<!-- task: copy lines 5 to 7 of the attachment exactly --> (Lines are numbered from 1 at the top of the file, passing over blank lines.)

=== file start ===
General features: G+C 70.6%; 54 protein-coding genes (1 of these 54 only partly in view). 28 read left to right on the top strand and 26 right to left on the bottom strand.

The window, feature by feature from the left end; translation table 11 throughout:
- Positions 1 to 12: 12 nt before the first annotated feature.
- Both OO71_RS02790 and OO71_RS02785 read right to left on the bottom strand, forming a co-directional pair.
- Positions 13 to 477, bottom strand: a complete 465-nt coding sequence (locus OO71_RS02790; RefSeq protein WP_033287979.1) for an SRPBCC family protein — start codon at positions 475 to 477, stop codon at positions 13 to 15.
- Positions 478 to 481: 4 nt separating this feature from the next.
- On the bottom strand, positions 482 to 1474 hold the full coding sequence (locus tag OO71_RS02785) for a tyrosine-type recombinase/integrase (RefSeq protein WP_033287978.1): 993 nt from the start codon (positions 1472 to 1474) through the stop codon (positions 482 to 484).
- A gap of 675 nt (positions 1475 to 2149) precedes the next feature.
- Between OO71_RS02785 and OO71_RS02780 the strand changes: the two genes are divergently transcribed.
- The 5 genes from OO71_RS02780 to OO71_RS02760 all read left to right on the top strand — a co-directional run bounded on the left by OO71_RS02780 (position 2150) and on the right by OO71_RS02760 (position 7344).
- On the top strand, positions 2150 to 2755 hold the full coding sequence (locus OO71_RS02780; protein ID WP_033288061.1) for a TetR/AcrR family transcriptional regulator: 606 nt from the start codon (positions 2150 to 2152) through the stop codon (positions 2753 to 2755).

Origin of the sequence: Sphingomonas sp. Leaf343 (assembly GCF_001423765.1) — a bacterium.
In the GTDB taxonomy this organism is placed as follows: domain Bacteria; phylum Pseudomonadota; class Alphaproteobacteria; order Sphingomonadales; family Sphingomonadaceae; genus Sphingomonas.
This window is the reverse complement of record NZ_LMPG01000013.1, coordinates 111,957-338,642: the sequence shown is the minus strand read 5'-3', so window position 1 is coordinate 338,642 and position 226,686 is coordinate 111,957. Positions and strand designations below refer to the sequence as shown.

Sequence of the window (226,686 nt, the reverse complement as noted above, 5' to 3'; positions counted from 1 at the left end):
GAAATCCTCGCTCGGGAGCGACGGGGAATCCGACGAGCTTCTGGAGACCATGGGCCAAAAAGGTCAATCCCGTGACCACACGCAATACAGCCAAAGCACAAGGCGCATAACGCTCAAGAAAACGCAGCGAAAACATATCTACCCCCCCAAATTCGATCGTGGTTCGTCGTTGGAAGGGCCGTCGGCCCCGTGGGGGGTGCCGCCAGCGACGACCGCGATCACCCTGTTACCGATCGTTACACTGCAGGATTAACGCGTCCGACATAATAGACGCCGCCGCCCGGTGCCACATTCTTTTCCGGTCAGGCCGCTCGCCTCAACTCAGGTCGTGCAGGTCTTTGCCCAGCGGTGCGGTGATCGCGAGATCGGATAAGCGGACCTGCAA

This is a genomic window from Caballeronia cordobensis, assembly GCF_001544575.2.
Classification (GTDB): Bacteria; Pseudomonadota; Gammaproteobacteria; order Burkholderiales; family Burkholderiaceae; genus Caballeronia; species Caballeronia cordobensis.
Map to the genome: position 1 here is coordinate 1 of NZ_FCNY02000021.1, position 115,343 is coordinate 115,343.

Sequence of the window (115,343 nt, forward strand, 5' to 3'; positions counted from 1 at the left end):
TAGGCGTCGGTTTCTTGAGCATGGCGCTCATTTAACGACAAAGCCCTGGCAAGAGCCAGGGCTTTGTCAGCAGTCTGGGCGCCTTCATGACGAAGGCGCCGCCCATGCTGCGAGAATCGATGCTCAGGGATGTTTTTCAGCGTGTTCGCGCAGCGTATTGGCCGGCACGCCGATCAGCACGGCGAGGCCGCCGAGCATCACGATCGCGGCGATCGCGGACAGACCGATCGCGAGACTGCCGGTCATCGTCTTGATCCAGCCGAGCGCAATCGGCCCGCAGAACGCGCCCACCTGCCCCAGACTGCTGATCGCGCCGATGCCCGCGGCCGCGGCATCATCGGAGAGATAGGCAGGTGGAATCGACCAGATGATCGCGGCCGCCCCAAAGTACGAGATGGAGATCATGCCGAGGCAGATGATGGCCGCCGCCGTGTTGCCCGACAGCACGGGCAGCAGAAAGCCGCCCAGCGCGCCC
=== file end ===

- Positions 13 to 477, bottom strand: a complete 465-nt coding sequence (locus OO71_RS02790; RefSeq protein WP_033287979.1) for an SRPBCC family protein — start codon at positions 475 to 477, stop codon at positions 13 to 15.
- Positions 478 to 481: 4 nt separating this feature from the next.
- On the bottom strand, positions 482 to 1474 hold the full coding sequence (locus tag OO71_RS02785) for a tyrosine-type recombinase/integrase (RefSeq protein WP_033287978.1): 993 nt from the start codon (positions 1472 to 1474) through the stop codon (positions 482 to 484).